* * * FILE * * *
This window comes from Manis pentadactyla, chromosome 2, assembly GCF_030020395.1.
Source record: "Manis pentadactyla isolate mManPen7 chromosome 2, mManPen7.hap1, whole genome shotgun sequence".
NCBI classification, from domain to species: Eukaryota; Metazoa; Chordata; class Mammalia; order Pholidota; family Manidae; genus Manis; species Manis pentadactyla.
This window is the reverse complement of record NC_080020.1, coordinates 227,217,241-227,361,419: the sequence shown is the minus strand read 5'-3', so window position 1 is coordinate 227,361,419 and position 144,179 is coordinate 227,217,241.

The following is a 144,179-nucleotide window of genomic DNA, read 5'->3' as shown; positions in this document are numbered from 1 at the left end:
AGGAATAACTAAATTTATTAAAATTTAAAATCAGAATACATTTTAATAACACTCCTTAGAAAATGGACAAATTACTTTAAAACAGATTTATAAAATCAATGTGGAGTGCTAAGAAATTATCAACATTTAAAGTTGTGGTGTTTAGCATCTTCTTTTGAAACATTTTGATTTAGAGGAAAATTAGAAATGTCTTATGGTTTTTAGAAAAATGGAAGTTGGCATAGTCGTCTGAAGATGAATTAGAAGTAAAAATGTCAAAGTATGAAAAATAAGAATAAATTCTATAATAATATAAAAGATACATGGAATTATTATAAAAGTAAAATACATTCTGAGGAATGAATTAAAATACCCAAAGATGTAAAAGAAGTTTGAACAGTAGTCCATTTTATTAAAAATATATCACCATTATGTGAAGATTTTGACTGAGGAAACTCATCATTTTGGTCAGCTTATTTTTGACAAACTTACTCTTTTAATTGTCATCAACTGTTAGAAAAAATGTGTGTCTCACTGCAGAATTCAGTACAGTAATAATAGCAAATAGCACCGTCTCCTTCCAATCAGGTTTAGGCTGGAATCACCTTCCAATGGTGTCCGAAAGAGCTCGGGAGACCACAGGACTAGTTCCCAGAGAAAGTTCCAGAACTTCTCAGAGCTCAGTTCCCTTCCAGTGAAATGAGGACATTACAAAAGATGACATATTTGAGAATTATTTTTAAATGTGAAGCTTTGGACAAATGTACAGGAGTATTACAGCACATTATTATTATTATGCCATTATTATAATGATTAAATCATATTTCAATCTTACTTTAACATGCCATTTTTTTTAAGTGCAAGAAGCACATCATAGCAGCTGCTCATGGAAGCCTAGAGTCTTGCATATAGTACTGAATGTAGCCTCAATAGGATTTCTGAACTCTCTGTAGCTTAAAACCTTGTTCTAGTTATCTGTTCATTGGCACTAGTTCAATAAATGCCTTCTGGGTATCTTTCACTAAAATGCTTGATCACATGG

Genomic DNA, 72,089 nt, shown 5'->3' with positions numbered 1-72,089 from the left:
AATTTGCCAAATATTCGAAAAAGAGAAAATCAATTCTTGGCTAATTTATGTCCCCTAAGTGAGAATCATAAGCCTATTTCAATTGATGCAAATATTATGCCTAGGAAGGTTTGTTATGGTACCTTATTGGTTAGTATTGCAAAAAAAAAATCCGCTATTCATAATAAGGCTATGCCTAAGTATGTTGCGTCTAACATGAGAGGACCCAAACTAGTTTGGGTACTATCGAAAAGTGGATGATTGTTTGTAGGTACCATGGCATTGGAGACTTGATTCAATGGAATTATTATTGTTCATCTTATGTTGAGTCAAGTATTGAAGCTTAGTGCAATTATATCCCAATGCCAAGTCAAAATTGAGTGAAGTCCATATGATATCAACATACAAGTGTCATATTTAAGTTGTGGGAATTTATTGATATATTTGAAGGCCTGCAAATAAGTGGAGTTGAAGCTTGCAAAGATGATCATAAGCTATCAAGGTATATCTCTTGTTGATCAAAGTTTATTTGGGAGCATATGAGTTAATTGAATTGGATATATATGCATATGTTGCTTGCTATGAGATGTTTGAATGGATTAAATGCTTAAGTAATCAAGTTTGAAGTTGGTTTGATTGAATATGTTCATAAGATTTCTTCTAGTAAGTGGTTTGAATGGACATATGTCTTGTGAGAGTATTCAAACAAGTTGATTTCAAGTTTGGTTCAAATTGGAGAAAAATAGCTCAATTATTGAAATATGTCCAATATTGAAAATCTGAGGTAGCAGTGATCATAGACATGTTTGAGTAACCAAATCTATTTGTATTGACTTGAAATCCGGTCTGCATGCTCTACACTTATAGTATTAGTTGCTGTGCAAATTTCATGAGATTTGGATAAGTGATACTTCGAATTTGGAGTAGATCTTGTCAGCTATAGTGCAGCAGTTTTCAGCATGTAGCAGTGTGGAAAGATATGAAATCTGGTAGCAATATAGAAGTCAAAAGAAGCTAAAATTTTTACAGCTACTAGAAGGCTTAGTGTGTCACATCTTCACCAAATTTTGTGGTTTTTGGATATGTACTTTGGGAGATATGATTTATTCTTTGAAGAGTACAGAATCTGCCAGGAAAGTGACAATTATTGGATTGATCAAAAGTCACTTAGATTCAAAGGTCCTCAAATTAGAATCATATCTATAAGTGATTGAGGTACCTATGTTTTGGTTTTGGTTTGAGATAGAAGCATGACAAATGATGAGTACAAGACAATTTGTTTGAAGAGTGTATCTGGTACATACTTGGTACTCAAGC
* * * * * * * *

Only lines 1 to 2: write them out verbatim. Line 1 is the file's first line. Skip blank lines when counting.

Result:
This window comes from Manis pentadactyla, chromosome 2, assembly GCF_030020395.1.
Source record: "Manis pentadactyla isolate mManPen7 chromosome 2, mManPen7.hap1, whole genome shotgun sequence".